After the unprecedented violence of the 1864 Overland Campaign, Union Lt.
Gen. Ulysses S. Grant turned his gaze south of Richmond to Petersburg, where the railroads that supplied the Confederate capital and its defenders found their junction.
Nine grueling months of constant maneuver and combat around the "Cockade City" followed.
Massive fortifications dominated the landscape, and both armies frequently pushed each other to the brink of disaster. As March 1865 drew to a close, Grant planned one more charge against Confederate lines.
Despite recent successes, many viewed this latest task as an impossibility-and their trepidation had merit."These lines might well have been looked upon by the enemy as impregnable," admitted Maj.
Gen. Horatio G. Wright, "and nothing but the most resolute bravery could have overcome them."Grant ordered the attack for April 2, 1865, setting the stage for a dramatic early morning bayonet charge by his Sixth Corps across half a mile of open ground into the"strongest line of works ever constructed in America."Dawn of Victory: Breakthrough at Petersburg by Edward S.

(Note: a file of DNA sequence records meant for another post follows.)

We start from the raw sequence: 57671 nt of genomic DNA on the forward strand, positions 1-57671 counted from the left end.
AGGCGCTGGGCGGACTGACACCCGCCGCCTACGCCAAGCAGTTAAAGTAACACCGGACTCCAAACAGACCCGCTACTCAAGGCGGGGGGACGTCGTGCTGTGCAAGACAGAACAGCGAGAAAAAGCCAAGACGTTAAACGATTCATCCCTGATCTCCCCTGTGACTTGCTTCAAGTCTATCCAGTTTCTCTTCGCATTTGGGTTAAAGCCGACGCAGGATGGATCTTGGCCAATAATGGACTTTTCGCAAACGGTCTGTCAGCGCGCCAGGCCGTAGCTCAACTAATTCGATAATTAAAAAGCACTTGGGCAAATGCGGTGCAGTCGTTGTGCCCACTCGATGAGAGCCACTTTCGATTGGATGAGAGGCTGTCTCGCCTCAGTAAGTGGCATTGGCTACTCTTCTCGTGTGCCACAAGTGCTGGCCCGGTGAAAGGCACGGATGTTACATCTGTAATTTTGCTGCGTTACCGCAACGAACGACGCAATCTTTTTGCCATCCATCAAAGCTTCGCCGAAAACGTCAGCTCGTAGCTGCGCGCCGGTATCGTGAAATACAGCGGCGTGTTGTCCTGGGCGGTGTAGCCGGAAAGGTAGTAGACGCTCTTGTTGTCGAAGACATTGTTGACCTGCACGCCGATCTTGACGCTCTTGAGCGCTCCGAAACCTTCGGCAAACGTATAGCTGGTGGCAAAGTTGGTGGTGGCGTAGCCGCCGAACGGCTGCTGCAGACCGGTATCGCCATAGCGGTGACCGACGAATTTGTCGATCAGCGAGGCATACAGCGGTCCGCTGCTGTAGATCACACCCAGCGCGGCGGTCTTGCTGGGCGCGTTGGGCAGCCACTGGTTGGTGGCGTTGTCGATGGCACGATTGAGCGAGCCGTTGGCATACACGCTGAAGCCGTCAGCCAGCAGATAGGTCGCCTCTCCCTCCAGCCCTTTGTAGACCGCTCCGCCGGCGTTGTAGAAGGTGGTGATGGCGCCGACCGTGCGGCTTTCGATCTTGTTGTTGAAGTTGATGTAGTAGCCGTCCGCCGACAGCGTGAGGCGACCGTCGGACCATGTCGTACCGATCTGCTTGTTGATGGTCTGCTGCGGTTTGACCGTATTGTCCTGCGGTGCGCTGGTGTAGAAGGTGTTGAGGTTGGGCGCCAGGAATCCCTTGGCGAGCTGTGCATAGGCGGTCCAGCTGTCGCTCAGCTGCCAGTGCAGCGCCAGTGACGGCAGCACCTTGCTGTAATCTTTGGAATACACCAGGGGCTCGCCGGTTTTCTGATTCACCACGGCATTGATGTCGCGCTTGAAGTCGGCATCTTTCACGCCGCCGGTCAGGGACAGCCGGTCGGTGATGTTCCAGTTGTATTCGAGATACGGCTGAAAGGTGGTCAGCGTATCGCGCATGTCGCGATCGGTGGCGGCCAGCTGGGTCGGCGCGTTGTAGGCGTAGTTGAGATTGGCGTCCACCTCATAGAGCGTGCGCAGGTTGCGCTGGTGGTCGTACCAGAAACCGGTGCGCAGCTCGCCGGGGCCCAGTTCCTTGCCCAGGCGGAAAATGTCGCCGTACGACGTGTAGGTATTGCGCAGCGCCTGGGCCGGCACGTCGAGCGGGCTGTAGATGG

Alexander tells the story of the men who fought and died in the decisive battle of the Petersburg Campaign.
Readers can follow the footsteps of the resolute Union attackers and stand in the shoes of the obstinate Confederate defenders as their actions decided the fate of the nation.